In assessing his chances heading into the final round of the WGC-HSBC Champions, one in which he trailed by eight shots and Dustin Johnson was six shots clear of his closest competitor, Justin Rose accurately summed up the situation.
"Playing for second, barring something crazy from him," Rose told reporters. "But that's always the thing, you play for second and see what happens."
The latter half of that statement is a window into a veteran's mindset, a player who has seen nearly everything happen on the course and knows to keep even the slightest shred of hope alive - just in case.
But make no mistake, if tournament organizers had attempted to hand the trophy to Johnson prior to the final round, the other names on the leaderboard would have barely protested. The world No. 1 was in the midst of a clinic, piling up 22 birdies through 54 holes on a course where he has won before and one that favors his bomb-and-wedge approach.
This was Johnson mopping up against a WGC field, just as he had five times prior including twice earlier this year.
But then the unthinkable happened, as Johnson opened with a pair of bogeys to give the field a glimmer of optimism. He failed to right the ship from there, incomprehensibly recording zero birdies on a course that had played like a par-68 for him through the first three rounds. An even-par effort would have resulted in a three-shot win, but instead he signed for 5-over 77 as Rose raced from behind to steal the trophy.
"I mean, I felt fine all day," Johnson said. "I just could never get anything going and didn't hole any putts. It was pretty simple."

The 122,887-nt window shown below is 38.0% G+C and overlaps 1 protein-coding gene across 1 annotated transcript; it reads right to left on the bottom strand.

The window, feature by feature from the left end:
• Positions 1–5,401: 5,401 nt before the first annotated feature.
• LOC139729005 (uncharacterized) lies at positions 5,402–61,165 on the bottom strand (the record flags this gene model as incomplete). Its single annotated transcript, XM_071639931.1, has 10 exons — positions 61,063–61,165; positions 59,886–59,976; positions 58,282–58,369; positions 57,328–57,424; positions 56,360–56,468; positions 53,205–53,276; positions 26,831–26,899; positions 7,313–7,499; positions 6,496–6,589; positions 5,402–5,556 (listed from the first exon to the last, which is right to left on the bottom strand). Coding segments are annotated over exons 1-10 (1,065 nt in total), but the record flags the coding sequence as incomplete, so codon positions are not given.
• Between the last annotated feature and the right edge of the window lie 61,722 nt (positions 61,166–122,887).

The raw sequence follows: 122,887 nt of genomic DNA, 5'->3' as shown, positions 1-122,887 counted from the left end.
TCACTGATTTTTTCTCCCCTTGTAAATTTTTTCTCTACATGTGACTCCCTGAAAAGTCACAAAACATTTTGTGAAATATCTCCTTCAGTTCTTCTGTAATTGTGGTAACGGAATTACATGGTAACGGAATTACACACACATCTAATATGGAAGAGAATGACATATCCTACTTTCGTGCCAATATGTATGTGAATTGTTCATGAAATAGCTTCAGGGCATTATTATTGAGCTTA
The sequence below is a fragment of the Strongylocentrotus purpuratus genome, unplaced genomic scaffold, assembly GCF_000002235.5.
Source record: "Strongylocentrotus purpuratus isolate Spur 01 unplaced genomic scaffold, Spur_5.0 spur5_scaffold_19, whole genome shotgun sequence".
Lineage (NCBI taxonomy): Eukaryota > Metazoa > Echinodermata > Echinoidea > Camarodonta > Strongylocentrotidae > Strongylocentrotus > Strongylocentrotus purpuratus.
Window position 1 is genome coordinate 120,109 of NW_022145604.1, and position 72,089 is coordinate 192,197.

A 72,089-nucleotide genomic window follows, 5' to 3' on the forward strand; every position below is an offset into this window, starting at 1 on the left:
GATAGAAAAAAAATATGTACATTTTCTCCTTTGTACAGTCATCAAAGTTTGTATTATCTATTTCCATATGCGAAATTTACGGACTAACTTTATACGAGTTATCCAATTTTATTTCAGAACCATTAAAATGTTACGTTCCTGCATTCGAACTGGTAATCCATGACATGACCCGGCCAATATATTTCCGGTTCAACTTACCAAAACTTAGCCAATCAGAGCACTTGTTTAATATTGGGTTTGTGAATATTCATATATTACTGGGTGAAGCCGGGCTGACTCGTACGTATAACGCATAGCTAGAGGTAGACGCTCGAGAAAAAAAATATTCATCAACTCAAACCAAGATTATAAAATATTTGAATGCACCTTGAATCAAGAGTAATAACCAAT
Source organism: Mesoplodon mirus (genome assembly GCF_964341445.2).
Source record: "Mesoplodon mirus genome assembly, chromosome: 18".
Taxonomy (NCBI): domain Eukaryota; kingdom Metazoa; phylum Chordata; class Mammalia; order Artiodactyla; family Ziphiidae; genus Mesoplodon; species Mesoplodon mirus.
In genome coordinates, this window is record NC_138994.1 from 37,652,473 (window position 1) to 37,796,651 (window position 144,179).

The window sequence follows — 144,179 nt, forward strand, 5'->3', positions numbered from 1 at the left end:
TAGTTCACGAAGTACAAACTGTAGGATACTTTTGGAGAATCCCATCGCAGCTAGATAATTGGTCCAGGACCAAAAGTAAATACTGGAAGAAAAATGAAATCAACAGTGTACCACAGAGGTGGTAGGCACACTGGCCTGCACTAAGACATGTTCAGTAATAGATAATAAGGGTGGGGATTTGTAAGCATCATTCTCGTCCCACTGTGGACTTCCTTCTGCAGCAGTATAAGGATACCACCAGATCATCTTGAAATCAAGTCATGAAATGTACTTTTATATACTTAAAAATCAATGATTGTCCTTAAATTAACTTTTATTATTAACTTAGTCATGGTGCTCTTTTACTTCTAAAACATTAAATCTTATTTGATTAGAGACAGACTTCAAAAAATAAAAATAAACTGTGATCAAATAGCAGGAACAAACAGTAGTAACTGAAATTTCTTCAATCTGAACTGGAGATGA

WGC-HSBC Champions: Articles, photos and videos
Full-field scores from the WGC-HSBC Champions
Very quickly comparisons were drawn to Greg Norman, the only other world No. 1 to cough up a six-shot lead in the final round on the PGA Tour. That, of course, was at the 1996 Masters. And Johnson has had a few major collapses of his own, namely the 2010 U.S. Open at Pebble Beach and the 72nd-hole debacles at Whistling Straits and Chambers Bay.
But to be clear, there was no major trophy at stake this week at Sheshan International Golf Club. In fact, this is the only one of the four WGC events for which there isn't a major championship on the immediate horizon.
The WGC label ensures a strong field, and it allows the Tour to bolster the strength of the capstone of its three-week residency in Asia. But it's also positioned at the tail end of a busy year, despite the Tour's efforts to insist that the calendar regenerates in October, so the predominant reaction to completing 72 holes in China this week was a sigh of relief. Finally, a substantive break is within reach for most players.